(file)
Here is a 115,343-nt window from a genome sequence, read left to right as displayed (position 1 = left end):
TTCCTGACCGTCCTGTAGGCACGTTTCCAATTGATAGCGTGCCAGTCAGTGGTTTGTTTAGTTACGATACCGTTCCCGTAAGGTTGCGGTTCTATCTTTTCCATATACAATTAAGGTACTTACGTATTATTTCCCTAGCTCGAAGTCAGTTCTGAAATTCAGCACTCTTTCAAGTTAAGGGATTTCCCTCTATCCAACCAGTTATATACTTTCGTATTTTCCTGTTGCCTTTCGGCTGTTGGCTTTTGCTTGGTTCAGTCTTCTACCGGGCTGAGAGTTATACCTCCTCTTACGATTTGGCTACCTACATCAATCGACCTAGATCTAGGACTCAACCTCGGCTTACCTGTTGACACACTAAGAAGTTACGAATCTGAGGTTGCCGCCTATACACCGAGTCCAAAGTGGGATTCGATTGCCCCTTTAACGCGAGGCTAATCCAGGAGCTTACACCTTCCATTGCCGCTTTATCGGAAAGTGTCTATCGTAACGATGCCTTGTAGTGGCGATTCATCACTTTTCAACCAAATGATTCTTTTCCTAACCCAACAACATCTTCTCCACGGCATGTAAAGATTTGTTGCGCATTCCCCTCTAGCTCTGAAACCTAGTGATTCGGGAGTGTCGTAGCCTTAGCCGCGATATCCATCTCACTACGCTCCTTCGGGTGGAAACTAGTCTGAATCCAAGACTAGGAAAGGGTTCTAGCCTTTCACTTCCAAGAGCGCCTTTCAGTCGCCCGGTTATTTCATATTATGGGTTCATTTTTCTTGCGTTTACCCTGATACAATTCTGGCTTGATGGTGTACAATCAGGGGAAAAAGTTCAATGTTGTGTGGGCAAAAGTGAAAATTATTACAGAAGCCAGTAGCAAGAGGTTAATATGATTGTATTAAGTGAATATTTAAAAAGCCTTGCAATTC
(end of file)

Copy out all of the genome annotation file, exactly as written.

Here is a 115,343-nt window from a genome sequence, read left to right as displayed (position 1 = left end):
TTCCTGACCGTCCTGTAGGCACGTTTCCAATTGATAGCGTGCCAGTCAGTGGTTTGTTTAGTTACGATACCGTTCCCGTAAGGTTGCGGTTCTATCTTTTCCATATACAATTAAGGTACTTACGTATTATTTCCCTAGCTCGAAGTCAGTTCTGAAATTCAGCACTCTTTCAAGTTAAGGGATTTCCCTCTATCCAACCAGTTATATACTTTCGTATTTTCCTGTTGCCTTTCGGCTGTTGGCTTTTGCTTGGTTCAGTCTTCTACCGGGCTGAGAGTTATACCTCCTCTTACGATTTGGCTACCTACATCAATCGACCTAGATCTAGGACTCAACCTCGGCTTACCTGTTGACACACTAAGAAGTTACGAATCTGAGGTTGCCGCCTATACACCGAGTCCAAAGTGGGATTCGATTGCCCCTTTAACGCGAGGCTAATCCAGGAGCTTACACCTTCCATTGCCGCTTTATCGGAAAGTGTCTATCGTAACGATGCCTTGTAGTGGCGATTCATCACTTTTCAACCAAATGATTCTTTTCCTAACCCAACAACATCTTCTCCACGGCATGTAAAGATTTGTTGCGCATTCCCCTCTAGCTCTGAAACCTAGTGATTCGGGAGTGTCGTAGCCTTAGCCGCGATATCCATCTCACTACGCTCCTTCGGGTGGAAACTAGTCTGAATCCAAGACTAGGAAAGGGTTCTAGCCTTTCACTTCCAAGAGCGCCTTTCAGTCGCCCGGTTATTTCATATTATGGGTTCATTTTTCTTGCGTTTACCCTGATACAATTCTGGCTTGATGGTGTACAATCAGGGGAAAAAGTTCAATGTTGTGTGGGCAAAAGTGAAAATTATTACAGAAGCCAGTAGCAAGAGGTTAATATGATTGTATTAAGTGAATATTTAAAAAGCCTTGCAATTC